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FGCU Wind Orchestra makes its way to Carnegie Hall in NYC

The FGCU Bower School of Music Wind Orchestra has been formally invited to perform in New York City at Carnegie Hall in the Isaac Stern Auditorium, also known as the Ronald O. Perelman Stage, Nov. 27 as part of a debut series.

In the fall semester of 2006, FGCU accepted its first class of music majors — nine years after the university first opened in 1997. Since then, the Bower School of Music has expanded with students from all around the world, due to the great reputation it upholds every year after performances and involvement from students in its programs. Concerts are held off campus as well as on campus during Eagle Family Weekend every year. Basketball band is one highlight of all basketball games. Members of the band and Kappa Kappa Psi fraternity join together to perform on Fort Myers Beach and dub the name “Beach Band.”

“I am proud that we were selected for this series,” said Rod Chesnutt, the Wind Orchestra conductor and head of instrumental studies at FGCU, in an interview with FGCU360. “We were competing with ensembles from around the country for this coveted spot. It reflects well on the university and on the development of the Bower School of Music & the Arts.”

The auditorium in which the Wind Orchestra

will perform has five levels and seats 2,804 people. It is the hall’s largest performance space and has been presenting world premiere artists since 1891.

This once-in-a-lifetime opportunity will be the first time a music ensemble from FGCU will perform at Carnegie Hall. It precedes other achievements that reflect the school’s success.

Photo by James Greco.

Photo by James Greco.

“I’m beyond excited to have the opportunity to perform at Carnegie Hall,” said Mario Trejo, a senior music education major and French horn player. “We have been challenged to the highest level this semester, especially by scheduling six concerts so far in preparation for this performance. Dr. Chesnutt has been constantly stressing how important this concert is. It is our chance to show what the Bower School of Music is capable of. We will be representing FGCU as well, so we’ve been taking preparations pretty seriously.”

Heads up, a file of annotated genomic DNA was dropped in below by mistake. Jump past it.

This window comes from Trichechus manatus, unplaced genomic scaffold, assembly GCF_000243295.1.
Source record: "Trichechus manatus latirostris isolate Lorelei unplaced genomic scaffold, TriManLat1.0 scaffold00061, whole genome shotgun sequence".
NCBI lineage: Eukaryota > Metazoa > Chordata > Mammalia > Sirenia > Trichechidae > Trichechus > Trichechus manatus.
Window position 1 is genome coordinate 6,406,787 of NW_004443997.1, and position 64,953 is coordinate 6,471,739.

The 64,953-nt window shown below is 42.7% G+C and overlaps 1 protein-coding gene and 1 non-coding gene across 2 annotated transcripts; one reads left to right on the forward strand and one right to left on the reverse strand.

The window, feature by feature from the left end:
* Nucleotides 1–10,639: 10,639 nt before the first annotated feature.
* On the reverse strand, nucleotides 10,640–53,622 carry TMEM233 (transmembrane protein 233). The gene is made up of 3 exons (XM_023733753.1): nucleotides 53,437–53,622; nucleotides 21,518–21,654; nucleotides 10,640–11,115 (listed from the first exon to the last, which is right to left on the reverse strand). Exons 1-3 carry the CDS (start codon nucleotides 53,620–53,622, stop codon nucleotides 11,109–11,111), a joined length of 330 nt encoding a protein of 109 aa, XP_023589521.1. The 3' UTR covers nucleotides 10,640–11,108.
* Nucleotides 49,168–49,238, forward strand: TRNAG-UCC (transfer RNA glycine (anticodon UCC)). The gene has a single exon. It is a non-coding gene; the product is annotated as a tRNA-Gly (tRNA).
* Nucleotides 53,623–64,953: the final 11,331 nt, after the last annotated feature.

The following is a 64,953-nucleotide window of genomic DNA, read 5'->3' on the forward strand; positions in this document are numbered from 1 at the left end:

The New York concert will feature “American Fanfare” by James Stephenson, “Dionysiaques” by Florent Schmitt, “Pacem: A Hymn for Peace” by Robert Spittal and “Jug Blues and Fat Pickn’” by Don Freund.

Troy Jones, FGCU assistant director of bands, will guest conduct “Turbulence for Tuba and Winds” by Bruce Broughton.

“I’m excited to visit a place other than Florida,” said Marlina Karimi, a member of the clarinet studio and music education major. “I remember the FMEA tour my freshman

year and how awesome it was to surprise people in the state with how talented we are. Now we can show the nation who we are and pave the way for new experiences.”

Florida Music Education Associations tour was another stepping stone for the Bower School of Music, where the Wind Orchestra shocked many students, band directors and music professors around the state with their performance.

As for the funding of the trip, since the opportunity has educational value for students and enables the university to showcase its finest on a national scale, the FGCU Foundation has earmarked funds to help with the cost of this unbudgeted expense. The foundation also encourages community members to support the orchestra’s trip through a crowd-funding website. A GoFundMe page has been floating around Facebook as well.

“Coming from a background from a small music history and only being a sophomore, this opportunity is incredibly prestigious,” said Nicolas Contreras, a sophomore music education major and member of the Bower School of Music’s clarinet studio. “I have been putting more time aside to practice on music for the ensemble to prepare for this event. I’ve basically put my life on hold because dedication and time is key for this certain situation. Being invited to perform at Carnegie Hall does not happen very often, especially to small schools.”

About The Author

Madison Spector

Madi Spector, aka Madi Channing, is a junior double majoring in journalism and English with a minor in creative writing. She is originally from Coral Springs, Florida where she spent every waking moment of her life being a marching and concert band kid with her French horn and mellophone. She specializes in entertainment and pop culture and has a hot passion for E! News, dark chocolate, proper grammar and Chuck Bass. When she’s not writing (which is a very rare occurrence), you can find her crying over Harry Potter, being unsure if she wants to devote her time to binge-watching another show on Netflix or trying to convince people that she has phenomenal abs while at the gym.

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